Citizen-to-Citizen Resource Sharing in Emergency Response

Citizen-to-Citizen Resource Sharing in Emergency Response

Soon Ae Chun (College of Staten Island (CUNY), USA), Jaideep S. Vaidya (Rutgers University, USA), Vijayalakshmi Atluri (Rutgers University, USA), Basit Shafiq (Lahore University of Management Sciences, Pakistan) and Nabil R. Adam (Rutgers University, USA)
Copyright: © 2018 |Pages: 35
DOI: 10.4018/978-1-5225-5999-3.ch005

Abstract

During large-scale manmade or natural disasters, such as Superstorm Sandy and Hurricanes Harvey and Irma, collaborations among government agencies, NGOs, and businesses need to be coordinated to provide necessary resources to respond to emergency events. However, resources from citizens themselves are underutilized, such as their equipment or expertise. The citizen participation via social media enhanced the situational awareness, but the response management is still mainly handled by the government or government-sanctioned partners. By harnessing the power of citizen crowdsourcing, government agencies can create enhanced disaster situation awareness and facilitate effective utilization of resources provided by citizen volunteers, resulting in more effective disaster responses. This chapter presents a public engagement in emergency response (PEER) framework that provides an online and mobile crowdsourcing platform for incident reporting and citizens' resource volunteering as well as an intelligent recommender system to match-make citizen resources with emergency tasks.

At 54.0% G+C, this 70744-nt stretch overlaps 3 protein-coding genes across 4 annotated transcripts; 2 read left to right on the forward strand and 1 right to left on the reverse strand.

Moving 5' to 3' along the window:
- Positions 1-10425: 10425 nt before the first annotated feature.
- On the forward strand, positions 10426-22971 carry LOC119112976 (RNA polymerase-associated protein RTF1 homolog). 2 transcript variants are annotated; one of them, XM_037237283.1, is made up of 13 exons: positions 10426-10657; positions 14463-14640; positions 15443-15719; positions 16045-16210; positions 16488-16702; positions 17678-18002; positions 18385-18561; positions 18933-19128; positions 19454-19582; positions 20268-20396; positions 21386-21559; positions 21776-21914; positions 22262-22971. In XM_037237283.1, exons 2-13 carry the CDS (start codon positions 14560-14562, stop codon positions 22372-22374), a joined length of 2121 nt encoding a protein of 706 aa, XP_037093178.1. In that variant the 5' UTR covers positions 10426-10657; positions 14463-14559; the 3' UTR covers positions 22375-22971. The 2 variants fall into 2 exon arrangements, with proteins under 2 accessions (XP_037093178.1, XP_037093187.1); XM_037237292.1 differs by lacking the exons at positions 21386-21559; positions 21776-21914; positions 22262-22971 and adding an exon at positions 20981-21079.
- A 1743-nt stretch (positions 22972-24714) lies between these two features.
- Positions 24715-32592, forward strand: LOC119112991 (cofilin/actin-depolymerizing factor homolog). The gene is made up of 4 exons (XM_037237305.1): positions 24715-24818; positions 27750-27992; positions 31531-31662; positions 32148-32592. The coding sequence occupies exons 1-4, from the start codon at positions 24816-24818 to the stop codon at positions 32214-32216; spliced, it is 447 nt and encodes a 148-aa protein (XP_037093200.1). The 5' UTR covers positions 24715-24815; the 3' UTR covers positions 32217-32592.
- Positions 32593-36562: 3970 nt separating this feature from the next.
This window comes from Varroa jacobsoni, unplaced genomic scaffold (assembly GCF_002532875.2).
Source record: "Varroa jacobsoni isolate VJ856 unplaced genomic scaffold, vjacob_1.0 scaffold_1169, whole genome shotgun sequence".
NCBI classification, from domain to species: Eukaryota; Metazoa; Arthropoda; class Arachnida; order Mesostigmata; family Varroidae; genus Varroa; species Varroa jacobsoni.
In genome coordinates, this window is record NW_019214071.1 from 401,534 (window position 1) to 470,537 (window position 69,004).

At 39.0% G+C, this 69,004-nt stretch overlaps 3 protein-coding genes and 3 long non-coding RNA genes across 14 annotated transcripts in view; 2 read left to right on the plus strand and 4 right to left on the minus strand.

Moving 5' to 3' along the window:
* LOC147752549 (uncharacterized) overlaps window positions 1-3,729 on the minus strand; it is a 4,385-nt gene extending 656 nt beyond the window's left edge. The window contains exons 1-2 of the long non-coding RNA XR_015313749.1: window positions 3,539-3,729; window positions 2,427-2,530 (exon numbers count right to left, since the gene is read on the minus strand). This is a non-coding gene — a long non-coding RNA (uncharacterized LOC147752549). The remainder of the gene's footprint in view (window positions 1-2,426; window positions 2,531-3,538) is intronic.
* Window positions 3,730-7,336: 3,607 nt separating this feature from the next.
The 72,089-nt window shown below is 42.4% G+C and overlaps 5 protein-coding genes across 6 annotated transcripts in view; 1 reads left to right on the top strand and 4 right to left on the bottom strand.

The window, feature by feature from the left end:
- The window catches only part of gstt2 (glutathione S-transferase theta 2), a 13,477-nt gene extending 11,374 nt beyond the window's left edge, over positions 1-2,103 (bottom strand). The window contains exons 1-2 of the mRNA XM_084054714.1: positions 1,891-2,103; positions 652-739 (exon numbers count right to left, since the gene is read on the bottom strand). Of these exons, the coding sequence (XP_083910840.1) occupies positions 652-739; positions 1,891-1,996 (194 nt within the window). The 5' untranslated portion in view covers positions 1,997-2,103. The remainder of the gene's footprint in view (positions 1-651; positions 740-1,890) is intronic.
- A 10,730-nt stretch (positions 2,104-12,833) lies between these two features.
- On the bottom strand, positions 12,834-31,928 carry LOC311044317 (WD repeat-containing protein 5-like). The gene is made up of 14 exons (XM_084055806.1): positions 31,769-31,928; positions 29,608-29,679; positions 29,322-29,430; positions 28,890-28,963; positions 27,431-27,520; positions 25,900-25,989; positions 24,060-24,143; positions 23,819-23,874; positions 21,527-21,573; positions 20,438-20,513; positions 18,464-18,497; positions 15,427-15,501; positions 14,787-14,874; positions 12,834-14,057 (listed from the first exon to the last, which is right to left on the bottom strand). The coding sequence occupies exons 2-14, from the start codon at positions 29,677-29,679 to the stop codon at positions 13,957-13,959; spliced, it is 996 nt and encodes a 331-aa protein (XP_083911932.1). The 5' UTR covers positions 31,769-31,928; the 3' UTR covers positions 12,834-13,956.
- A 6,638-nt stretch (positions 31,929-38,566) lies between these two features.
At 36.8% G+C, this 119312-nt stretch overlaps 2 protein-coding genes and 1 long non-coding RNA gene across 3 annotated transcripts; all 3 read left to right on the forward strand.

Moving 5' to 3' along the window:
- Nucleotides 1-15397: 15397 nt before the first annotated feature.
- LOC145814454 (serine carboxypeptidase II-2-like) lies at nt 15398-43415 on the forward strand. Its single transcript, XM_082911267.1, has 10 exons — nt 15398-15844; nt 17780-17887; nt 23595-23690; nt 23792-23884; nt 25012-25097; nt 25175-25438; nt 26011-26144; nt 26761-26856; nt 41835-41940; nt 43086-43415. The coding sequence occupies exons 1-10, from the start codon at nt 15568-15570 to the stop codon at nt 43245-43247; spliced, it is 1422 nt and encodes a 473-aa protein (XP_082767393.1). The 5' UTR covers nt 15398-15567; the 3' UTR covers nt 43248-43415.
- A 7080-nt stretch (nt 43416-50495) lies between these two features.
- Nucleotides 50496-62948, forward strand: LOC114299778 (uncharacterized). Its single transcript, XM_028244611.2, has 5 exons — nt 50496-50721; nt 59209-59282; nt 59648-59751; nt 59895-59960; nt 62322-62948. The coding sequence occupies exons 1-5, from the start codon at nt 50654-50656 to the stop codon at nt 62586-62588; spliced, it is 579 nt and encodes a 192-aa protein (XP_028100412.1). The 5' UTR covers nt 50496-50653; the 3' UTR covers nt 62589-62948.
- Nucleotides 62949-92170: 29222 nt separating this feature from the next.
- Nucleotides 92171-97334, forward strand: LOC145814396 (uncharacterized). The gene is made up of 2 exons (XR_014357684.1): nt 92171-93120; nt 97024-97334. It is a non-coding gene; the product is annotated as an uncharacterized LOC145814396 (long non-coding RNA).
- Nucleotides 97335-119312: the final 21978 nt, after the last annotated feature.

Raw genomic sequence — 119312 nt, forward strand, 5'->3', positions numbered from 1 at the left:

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Introduction

Modern government has adopted the use of various technologies across its many facets of operation. In particular, emergency response stands out as a specific service provided by the government, paid for by taxpayer money that is ripe for innovation and optimization via a technological solution. The recent boom of social media services and their adoption by the public at large provide a unique opportunity to revisit the traditional problems involved in efficient and effective government emergency response and disaster management.

A frequent problem encountered during and after disasters is the lack of situational awareness of citizens’ needs by government agencies. This makes it more difficult to effectively respond to the incident with appropriate resources. The communication between the responders and the victims is typically limited to one way – from the government to the citizens. The victims of the disaster are often left with few effective channels to access timely or comprehensive information regarding the assistance/cleanup/rescue services being rendered. This often fosters hard feelings between members of the government response teams attempting to do their best to manage the multitude of problems they face with limited time and resources, and the citizens who feel they deserve an immediate response, because they paid for these services with their taxes. For example, one of the most visible problems during the aftermath of superstorm Sandy (which afflicted the US East Coast in 2012) was a large response from the public (i.e., citizen volunteers) wanting to help clean up and to volunteer their time, equipment, and services to benefit Sandy victims, but were largely ignored by the government. This was due in part to the lack of a centralized way to allocate work efficiently and effectively – or to even identify areas where problems had occurred.